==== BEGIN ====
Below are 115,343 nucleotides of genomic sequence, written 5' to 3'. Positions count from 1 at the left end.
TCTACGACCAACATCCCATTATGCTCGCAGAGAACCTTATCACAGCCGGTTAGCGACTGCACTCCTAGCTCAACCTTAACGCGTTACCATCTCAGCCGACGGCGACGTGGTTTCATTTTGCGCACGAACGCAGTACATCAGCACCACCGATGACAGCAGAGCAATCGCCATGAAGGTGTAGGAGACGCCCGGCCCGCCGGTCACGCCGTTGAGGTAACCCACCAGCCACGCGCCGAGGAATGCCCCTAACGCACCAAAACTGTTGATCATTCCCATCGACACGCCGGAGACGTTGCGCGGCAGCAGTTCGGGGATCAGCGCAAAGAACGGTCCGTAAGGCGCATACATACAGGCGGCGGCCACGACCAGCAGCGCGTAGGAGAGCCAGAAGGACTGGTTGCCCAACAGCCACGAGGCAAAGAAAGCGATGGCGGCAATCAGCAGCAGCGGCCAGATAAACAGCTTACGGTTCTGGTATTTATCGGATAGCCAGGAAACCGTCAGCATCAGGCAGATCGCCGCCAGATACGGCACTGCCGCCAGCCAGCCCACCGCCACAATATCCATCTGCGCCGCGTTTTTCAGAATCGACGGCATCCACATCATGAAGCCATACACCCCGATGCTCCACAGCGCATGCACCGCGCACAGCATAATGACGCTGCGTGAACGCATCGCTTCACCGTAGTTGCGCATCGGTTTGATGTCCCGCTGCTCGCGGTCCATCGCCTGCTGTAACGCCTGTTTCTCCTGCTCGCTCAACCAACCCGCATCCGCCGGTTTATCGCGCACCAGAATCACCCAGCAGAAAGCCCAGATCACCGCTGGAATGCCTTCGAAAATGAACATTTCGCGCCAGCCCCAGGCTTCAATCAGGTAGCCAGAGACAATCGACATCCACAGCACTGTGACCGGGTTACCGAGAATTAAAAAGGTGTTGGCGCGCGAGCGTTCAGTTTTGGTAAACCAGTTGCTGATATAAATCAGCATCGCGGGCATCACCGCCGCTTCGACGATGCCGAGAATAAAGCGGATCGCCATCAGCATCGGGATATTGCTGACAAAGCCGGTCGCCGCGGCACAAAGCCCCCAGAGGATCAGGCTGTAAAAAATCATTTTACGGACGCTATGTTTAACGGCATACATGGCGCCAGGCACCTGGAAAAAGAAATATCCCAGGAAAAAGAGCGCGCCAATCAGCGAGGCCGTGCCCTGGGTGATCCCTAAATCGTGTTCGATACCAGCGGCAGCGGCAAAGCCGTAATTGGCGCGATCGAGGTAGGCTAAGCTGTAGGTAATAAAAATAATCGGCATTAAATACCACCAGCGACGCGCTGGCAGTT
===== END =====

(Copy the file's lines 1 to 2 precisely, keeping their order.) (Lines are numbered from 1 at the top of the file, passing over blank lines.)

Below are 115,343 nucleotides of genomic sequence, written 5' to 3'. Positions count from 1 at the left end.
TCTACGACCAACATCCCATTATGCTCGCAGAGAACCTTATCACAGCCGGTTAGCGACTGCACTCCTAGCTCAACCTTAACGCGTTACCATCTCAGCCGACGGCGACGTGGTTTCATTTTGCGCACGAACGCAGTACATCAGCACCACCGATGACAGCAGAGCAATCGCCATGAAGGTGTAGGAGACGCCCGGCCCGCCGGTCACGCCGTTGAGGTAACCCACCAGCCACGCGCCGAGGAATGCCCCTAACGCACCAAAACTGTTGATCATTCCCATCGACACGCCGGAGACGTTGCGCGGCAGCAGTTCGGGGATCAGCGCAAAGAACGGTCCGTAAGGCGCATACATACAGGCGGCGGCCACGACCAGCAGCGCGTAGGAGAGCCAGAAGGACTGGTTGCCCAACAGCCACGAGGCAAAGAAAGCGATGGCGGCAATCAGCAGCAGCGGCCAGATAAACAGCTTACGGTTCTGGTATTTATCGGATAGCCAGGAAACCGTCAGCATCAGGCAGATCGCCGCCAGATACGGCACTGCCGCCAGCCAGCCCACCGCCACAATATCCATCTGCGCCGCGTTTTTCAGAATCGACGGCATCCACATCATGAAGCCATACACCCCGATGCTCCACAGCGCATGCACCGCGCACAGCATAATGACGCTGCGTGAACGCATCGCTTCACCGTAGTTGCGCATCGGTTTGATGTCCCGCTGCTCGCGGTCCATCGCCTGCTGTAACGCCTGTTTCTCCTGCTCGCTCAACCAACCCGCATCCGCCGGTTTATCGCGCACCAGAATCACCCAGCAGAAAGCCCAGATCACCGCTGGAATGCCTTCGAAAATGAACATTTCGCGCCAGCCCCAGGCTTCAATCAGGTAGCCAGAGACAATCGACATCCACAGCACTGTGACCGGGTTACCGAGAATTAAAAAGGTGTTGGCGCGCGAGCGTTCAGTTTTGGTAAACCAGTTGCTGATATAAATCAGCATCGCGGGCATCACCGCCGCTTCGACGATGCCGAGAATAAAGCGGATCGCCATCAGCATCGGGATATTGCTGACAAAGCCGGTCGCCGCGGCACAAAGCCCCCAGAGGATCAGGCTGTAAAAAATCATTTTACGGACGCTATGTTTAACGGCATACATGGCGCCAGGCACCTGGAAAAAGAAATATCCCAGGAAAAAGAGCGCGCCAATCAGCGAGGCCGTGCCCTGGGTGATCCCTAAATCGTGTTCGATACCAGCGGCAGCGGCAAAGCCGTAATTGGCGCGATCGAGGTAGGCTAAGCTGTAGGTAATAAAAATAATCGGCATTAAATACCACCAGCGACGCGCTGGCAGTT